OTTAWA — The Trudeau government’s upcoming budget will account for the costs of pursuing gender equality when it comes to workers’ pay in both the federal public service and all federally regulated workplaces, The Canadian Press has learned.
A senior government official says Finance Minister Bill Morneau’s budget will start laying the foundation for Ottawa to deliver on some long-awaited goals towards achieving proactive pay equity in Canada.
While it’s not clear how much the measures will cost, the price tag on closing the gender wage gap in such workplaces will likely be significant, since the public service and federally regulated organizations together employ nearly 1.2 million people — more than six per cent of all workers in Canada.
The official, speaking on condition of anonymity about details not yet made public, declined to provide numbers on how much room would be made in the budget — but said it would be a range to allow Ottawa to negotiate pay equity through various rounds of collective bargaining with unions.
The source also said the pay equity specifics would be released at a later date in proposed legislation, and not in the budget.
The government is looking to improve the existing pay equity system by making it proactive, rather than sticking with the current complaints-based system.
Prime Minister Justin Trudeau told last month’s World Economic Forum in Davos, Switzerland, that his government would introduce legislation this year to ensure equal pay for work of equal value in federal jobs.
Trudeau described pay equity as merely a first step toward encouraging more women to enter the workforce. Equal pay doesn’t mean equal opportunity, or equal treatment, or equal sacrifice, he said — rather, women continue to face many barriers in the workplace.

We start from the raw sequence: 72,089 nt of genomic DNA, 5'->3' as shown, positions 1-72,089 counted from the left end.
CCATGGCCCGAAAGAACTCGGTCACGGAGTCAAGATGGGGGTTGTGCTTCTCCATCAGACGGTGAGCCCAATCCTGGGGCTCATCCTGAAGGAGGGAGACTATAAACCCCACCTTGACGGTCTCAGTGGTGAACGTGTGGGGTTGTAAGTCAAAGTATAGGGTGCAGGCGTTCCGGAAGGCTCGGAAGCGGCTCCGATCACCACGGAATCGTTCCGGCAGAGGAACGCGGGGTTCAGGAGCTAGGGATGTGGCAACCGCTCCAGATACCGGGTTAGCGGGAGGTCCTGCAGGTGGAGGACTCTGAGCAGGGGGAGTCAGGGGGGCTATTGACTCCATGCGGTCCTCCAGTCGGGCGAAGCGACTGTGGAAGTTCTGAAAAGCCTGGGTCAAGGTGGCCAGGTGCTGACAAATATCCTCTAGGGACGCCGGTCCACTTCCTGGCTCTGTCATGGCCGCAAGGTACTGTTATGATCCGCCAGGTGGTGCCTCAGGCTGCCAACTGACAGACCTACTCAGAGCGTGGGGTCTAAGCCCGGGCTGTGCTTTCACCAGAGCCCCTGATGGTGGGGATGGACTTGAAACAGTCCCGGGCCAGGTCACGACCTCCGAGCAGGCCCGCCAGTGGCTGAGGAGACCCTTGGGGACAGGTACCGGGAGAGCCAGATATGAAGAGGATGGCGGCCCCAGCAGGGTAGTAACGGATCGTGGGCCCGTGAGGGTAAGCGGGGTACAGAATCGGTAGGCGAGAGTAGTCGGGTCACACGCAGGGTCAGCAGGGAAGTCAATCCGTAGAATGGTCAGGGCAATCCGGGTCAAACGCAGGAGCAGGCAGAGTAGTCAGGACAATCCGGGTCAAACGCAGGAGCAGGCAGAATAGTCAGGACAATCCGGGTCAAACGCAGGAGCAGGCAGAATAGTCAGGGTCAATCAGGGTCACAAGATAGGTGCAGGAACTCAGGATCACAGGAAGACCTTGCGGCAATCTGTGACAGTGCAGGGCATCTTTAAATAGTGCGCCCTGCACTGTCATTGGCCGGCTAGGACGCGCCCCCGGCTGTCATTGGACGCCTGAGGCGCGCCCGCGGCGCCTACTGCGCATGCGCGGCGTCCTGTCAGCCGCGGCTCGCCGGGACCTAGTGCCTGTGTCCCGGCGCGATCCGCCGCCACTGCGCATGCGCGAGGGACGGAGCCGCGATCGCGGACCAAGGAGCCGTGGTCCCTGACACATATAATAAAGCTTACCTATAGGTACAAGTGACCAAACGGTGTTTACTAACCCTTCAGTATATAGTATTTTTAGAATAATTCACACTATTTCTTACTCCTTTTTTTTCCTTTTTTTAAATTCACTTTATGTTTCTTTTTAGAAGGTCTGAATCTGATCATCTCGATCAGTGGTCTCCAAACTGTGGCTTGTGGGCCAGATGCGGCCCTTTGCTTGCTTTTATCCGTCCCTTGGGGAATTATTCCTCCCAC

Canada has long struggled to address the wage gap. A recently released briefing note to Finance Minister Bill Morneau laid out just how poorly Canadian women have fared compared to their peers in other parts of the industrialized world.
The document, obtained by The Canadian Press under the Access to Information Act, said when it comes to the wage gap, Canada ranked among the bottom five countries in the OECD. The divide had failed to narrow despite the fact women are increasingly more educated, the memo said.
“Closing the gender earnings gap … is crucial to achieving an inclusive society and a sustaining economy,” the note said.
Statistics Canada released numbers last year showing women on average earned 87 cents for every dollar made by a man.
The Liberal government has signalled that next Tuesday’s budget will include initiatives to promote gender equality, improve the economic success of women, ensure more gender equality in boardrooms and ease access to capital for female entrepreneurs.
Morneau’s budget will also be the first to scrutinize all its commitments through a gender-equality microscope.
The Canadian Labour Congress is one of many groups that have been pushing the federal government to address the pay equity issue.
“There seems to be a sincere commitment to do that and I’m hoping they would certainly take the steps in the budget,” said Hassan Yussuff, the organization’s president.
Yussuff said Ottawa will likely choose between the provincial pay equity models in Quebec and Ontario — or create a hybrid of the two.
At the federal level, he argued that the system in place right now doesn’t work. He called it too litigious, too time consuming and, more importantly, unfair because it forces women to go through an onerous process to achieve something that men don’t have to fight for.